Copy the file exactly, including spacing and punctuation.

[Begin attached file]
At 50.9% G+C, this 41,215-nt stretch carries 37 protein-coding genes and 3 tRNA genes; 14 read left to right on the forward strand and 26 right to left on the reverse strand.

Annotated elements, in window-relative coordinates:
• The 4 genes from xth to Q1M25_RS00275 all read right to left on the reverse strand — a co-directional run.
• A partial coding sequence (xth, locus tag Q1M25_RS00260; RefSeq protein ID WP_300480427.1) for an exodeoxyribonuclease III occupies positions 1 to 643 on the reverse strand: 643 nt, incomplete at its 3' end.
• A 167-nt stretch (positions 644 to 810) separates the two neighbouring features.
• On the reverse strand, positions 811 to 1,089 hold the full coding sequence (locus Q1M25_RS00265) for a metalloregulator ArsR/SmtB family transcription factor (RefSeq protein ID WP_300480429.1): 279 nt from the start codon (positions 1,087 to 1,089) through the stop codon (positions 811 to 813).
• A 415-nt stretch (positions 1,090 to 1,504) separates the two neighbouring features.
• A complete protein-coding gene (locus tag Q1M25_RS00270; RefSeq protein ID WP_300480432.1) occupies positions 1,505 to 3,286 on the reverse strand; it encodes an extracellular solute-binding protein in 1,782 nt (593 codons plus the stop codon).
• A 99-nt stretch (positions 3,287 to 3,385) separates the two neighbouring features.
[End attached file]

At 50.9% G+C, this 41,215-nt stretch carries 37 protein-coding genes and 3 tRNA genes; 14 read left to right on the forward strand and 26 right to left on the reverse strand.

Annotated elements, in window-relative coordinates:
• The 4 genes from xth to Q1M25_RS00275 all read right to left on the reverse strand — a co-directional run.
• A partial coding sequence (xth, locus tag Q1M25_RS00260; RefSeq protein ID WP_300480427.1) for an exodeoxyribonuclease III occupies positions 1 to 643 on the reverse strand: 643 nt, incomplete at its 3' end.
• A 167-nt stretch (positions 644 to 810) separates the two neighbouring features.
• On the reverse strand, positions 811 to 1,089 hold the full coding sequence (locus Q1M25_RS00265) for a metalloregulator ArsR/SmtB family transcription factor (RefSeq protein ID WP_300480429.1): 279 nt from the start codon (positions 1,087 to 1,089) through the stop codon (positions 811 to 813).
• A 415-nt stretch (positions 1,090 to 1,504) separates the two neighbouring features.
• A complete protein-coding gene (locus tag Q1M25_RS00270; RefSeq protein ID WP_300480432.1) occupies positions 1,505 to 3,286 on the reverse strand; it encodes an extracellular solute-binding protein in 1,782 nt (593 codons plus the stop codon).
• A 99-nt stretch (positions 3,287 to 3,385) separates the two neighbouring features.